When Are Witness Statements Protected As Attorney Work Product?

One of the first things an attorney does when representing a client in a particular matter is interview witnesses to learn the facts of the case, or have an investigator do such on their behalf. The attorney will almost always document the witness interviews by creating written records of such, or preserve them in another form, such as recordings. When doing so, the attorney may include his/her own comments and thoughts.

What happens when an opposing party in litigation seeks to discover such statements? Are they protected from disclosure by the attorney work product privilege? Or may an opposing party obtain such, by order of the court if necessary?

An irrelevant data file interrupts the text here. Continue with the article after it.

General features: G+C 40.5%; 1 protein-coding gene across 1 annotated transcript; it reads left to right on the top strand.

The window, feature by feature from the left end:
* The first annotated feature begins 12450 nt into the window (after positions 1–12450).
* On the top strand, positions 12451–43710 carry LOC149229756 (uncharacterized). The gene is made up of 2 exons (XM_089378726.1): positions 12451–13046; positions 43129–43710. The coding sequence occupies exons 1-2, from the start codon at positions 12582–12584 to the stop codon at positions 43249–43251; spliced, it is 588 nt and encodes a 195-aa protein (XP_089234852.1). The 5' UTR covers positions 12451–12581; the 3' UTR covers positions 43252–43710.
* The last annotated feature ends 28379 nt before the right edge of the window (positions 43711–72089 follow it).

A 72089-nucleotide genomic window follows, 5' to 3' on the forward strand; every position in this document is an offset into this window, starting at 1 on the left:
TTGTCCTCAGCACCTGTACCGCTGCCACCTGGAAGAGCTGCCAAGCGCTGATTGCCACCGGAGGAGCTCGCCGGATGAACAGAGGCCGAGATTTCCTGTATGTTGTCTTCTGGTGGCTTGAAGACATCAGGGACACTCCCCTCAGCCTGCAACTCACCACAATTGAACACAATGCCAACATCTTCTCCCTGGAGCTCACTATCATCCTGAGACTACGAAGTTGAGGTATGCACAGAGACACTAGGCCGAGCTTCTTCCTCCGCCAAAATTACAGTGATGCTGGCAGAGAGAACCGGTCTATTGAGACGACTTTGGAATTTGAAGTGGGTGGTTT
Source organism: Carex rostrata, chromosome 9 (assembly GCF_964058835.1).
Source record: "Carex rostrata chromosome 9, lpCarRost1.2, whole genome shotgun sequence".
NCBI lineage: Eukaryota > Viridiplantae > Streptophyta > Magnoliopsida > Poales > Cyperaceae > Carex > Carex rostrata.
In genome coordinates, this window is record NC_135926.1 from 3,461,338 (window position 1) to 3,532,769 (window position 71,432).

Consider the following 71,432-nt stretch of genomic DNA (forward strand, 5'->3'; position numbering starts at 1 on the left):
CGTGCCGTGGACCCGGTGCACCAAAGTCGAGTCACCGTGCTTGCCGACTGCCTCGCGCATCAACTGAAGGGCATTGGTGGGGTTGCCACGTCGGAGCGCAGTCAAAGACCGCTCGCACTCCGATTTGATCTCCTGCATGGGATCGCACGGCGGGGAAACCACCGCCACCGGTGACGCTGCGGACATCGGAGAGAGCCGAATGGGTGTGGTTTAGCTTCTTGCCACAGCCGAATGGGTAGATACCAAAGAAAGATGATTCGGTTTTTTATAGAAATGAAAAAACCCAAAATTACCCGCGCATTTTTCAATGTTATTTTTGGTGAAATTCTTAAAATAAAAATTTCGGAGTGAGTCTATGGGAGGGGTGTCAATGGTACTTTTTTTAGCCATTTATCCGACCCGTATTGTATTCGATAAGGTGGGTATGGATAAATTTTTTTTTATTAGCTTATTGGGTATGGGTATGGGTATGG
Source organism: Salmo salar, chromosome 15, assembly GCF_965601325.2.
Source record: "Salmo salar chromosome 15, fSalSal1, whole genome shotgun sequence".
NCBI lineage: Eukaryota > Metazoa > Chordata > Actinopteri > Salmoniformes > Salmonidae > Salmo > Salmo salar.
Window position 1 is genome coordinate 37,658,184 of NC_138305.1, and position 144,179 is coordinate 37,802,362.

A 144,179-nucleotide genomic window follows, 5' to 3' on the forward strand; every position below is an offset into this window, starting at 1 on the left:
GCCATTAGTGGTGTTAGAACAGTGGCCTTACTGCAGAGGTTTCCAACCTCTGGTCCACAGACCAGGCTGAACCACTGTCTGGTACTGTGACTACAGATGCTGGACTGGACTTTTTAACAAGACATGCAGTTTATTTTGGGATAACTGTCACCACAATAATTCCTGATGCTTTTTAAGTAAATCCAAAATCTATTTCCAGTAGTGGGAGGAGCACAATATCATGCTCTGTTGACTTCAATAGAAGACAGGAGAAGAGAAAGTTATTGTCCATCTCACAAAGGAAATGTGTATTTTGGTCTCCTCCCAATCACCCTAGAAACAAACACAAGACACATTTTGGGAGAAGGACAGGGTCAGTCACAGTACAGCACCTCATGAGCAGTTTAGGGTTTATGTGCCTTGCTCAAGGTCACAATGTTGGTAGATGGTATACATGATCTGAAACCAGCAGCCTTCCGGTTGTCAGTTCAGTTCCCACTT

The answer is not as simple as it may seem.

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DISCLAIMER: Because of the generality of this update, the information provided herein may not be applicable in all situations and should not be acted upon without specific legal advice based on particular situations.

© Robert Freedman - Partner at Tharpe & Howell, LLP | Attorney Advertising

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